Continue south toward Piazza della Signoria as we discuss a few Medici missteps that – in classic Medici fashion – eventually led to dukedom. It seems Lorenzo drained all the brilliance for a few generations, as his son and predecessor was dubbed Piero the Unfortunate – seriously, they called him that. It is no surprise, then, that Florentine Republicans seized upon Piero’s ineptitude and drove the Medici into exile by 1494. The family remained ousted until 1512. During this time, the city restored the true Republic, untainted by Medici masterminding. Once in the politically hot piazza, head straight for the reproduction of Michelangelo’s David. In 1504, the statue was positioned here strategically for a dash of anti-Medici propaganda. The statue stands tall in front of the Palazzo Vecchio, protecting the seat of the Republic from the Medici’s prying power. He was also rotated to gaze south toward Rome, where the Medici took up residency during their exile. David’s glare practically shouts, “And stay out!” Clever, huh?
The David wasn’t the only Medici snub in the politically charged piazza. The statue of Judith and Holofernes, to the left of David, is a particularly sharp blow to the family. The Donatello reproduction (the original is held inside Palazzo Vecchio) was originally commissioned by Cosimo de’ Medici. The Medici intended the statue of Judith beheading the tyrannical Holofernes to be a message to the Florentines that they were protectors of their sacred Republic. Once the Medici were out of town, however, the Florentines snagged it, plopped it in front of the Palazzo Vecchio, and reversed on the meaning – Judith now represented Florence, and Holofernes, the Medici. Zing!
So at the dawn of the 16th century, Florence seemed to be in the clear of the manipulating Medici. It’s never that easy though, is it? We suggest a mental break at one of our favorite piazza cafés (Riviore if you’re in the mood for a sinful hot chocolate, and the Gucci Café if you’re feeling extra stylish). Enjoy a cappuccino with a side of Medici history before we plunge into (spoiler alert) the greatest political comeback in history.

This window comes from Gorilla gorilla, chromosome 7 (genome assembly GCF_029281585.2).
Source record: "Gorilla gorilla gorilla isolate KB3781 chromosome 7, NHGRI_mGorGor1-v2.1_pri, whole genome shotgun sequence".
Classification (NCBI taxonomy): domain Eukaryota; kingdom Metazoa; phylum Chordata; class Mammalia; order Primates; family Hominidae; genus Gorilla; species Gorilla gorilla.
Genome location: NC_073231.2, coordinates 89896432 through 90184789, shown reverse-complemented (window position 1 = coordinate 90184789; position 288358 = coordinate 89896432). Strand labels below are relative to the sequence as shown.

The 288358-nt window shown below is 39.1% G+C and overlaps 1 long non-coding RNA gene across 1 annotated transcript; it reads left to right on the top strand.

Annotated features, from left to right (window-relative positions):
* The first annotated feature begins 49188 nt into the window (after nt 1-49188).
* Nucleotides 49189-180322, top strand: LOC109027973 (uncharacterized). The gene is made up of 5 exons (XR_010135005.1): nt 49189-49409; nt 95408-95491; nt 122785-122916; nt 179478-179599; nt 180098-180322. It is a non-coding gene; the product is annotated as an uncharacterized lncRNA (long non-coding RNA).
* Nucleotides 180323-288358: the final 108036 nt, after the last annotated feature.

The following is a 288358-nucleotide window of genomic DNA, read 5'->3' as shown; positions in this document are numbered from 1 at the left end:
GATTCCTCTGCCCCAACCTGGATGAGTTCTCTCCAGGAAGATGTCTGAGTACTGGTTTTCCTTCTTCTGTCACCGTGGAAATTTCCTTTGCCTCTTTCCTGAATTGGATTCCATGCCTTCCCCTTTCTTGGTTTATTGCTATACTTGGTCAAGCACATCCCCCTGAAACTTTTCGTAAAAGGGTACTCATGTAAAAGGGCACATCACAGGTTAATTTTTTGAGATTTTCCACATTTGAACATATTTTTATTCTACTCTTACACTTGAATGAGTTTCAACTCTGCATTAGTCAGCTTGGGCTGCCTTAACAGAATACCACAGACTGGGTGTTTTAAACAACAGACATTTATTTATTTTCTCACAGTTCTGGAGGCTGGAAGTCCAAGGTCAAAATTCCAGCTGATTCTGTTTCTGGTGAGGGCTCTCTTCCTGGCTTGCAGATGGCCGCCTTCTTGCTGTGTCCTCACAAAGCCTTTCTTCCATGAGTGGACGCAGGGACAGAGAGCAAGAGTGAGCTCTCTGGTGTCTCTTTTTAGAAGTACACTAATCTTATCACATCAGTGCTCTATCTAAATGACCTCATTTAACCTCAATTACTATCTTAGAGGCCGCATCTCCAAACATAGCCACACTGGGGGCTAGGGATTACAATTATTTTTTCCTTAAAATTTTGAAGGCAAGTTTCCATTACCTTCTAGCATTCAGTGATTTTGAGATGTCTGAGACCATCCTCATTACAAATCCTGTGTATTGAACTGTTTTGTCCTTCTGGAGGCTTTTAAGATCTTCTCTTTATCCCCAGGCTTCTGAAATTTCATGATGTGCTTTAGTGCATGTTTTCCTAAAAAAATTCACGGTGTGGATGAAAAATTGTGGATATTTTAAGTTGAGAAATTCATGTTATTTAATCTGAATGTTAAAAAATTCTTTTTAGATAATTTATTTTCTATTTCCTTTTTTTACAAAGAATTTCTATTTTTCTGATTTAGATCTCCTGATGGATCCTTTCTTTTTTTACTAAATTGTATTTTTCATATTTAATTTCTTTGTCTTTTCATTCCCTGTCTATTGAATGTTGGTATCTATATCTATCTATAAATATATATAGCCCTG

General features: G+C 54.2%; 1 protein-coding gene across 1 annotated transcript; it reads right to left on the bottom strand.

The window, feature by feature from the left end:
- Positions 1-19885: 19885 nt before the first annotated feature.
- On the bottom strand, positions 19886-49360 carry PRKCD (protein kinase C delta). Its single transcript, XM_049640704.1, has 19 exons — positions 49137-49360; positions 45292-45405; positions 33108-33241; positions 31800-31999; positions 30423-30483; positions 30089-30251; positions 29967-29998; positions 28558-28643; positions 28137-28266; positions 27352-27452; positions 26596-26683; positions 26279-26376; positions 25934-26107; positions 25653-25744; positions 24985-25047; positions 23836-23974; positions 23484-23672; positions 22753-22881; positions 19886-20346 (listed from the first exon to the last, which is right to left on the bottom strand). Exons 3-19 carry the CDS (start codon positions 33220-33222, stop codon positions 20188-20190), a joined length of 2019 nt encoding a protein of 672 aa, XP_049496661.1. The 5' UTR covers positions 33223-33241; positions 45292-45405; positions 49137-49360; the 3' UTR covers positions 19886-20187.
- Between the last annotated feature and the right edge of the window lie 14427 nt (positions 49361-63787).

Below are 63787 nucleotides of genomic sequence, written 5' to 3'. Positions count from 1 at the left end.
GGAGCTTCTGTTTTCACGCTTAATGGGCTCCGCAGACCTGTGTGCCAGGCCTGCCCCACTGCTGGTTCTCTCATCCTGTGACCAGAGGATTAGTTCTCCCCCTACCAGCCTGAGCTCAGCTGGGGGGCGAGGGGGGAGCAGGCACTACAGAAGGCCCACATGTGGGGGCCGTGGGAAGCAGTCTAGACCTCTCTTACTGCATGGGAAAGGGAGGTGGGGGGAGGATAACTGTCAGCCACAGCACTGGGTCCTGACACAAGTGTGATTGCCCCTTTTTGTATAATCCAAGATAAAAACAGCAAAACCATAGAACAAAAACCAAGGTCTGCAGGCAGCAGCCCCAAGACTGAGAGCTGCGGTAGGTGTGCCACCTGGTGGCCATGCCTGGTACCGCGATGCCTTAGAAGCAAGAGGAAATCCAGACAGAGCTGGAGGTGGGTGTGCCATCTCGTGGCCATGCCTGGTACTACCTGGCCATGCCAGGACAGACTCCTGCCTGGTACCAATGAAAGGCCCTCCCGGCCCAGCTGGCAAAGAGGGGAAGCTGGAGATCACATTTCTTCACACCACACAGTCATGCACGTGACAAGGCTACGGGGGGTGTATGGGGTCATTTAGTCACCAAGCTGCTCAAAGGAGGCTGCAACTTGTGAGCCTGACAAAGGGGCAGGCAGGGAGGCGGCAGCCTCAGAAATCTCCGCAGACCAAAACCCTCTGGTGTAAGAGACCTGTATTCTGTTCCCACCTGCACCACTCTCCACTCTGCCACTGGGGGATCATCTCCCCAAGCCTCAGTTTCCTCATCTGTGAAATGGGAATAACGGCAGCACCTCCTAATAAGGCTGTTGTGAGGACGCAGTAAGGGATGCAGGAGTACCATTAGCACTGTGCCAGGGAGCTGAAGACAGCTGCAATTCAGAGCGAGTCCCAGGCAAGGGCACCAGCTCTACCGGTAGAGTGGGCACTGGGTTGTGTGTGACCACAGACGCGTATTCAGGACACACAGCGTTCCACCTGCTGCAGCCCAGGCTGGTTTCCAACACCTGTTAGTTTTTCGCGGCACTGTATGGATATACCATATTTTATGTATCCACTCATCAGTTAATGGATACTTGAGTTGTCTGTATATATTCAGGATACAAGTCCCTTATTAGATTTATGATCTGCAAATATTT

The early years of the 16th century boded well for a Medici-free Florence. But with the appointment of Lorenzo de’ Medici’s son as Pope (Leo X), the Medici had the necessary support to wiggle their way back into the city in 1512. By 1532, Medici Pope Clement VII locked down his family’s rule in Florence by appointing the young Alessandro de’ Medici as Duke of the city.
With the reigns firmly back in Medici hands, it was time for the Medici to make their artistic rebuttal in Piazza della Signoria. The family hired Baccio Bandinelli to sculpt a statue of Hercules and Caucus to stand opposite of David. It was a pretty brazen metaphor of how the Medici planned to run the show. Nevertheless, when the statue was revealed, the public was amused rather than intimidated by the bulky statue with the bubble butt – much to the chagrin of the Medici.
Duke Alessandro’s career ended up being almost just as much of a mess his statue. His violent, tyrannical reign came to a halting screech when his cousin, Lorenzaccio (bad Lorenzo) plotted Alessandro’s assassination (via a weird, incestuous seduction that we won’t get into here). Proof that history repeats itself, it turns out nothing kicks up Medici support quite like an assassination. The people rallied behind Alessandro and turned against Lorenzaccio, who claimed to have been attempting to save the Republic from the Duke.
Without a legitimate heir, the Medici scrambled to fill their seat of power. A boy named Cosimo (yes, Cosimo) came to mind. Florentine noblemen were eager to put the naïve youngster in power, thinking they could really pull the strings from behind the scenes, as Cosimo il Vecchio had done a century before. Oh boy, were they wrong.
Duke Cosimo is our first favorite Medici at Florence for Free, and not even because he bore an uncanny resemblance to Justin Timberlake (ok, maybe a little?). He created political stability in Florence that had never been previously achieved. Head to the large statue of the man on horseback to see Giambologna’s depiction of Duke Cosimo himself.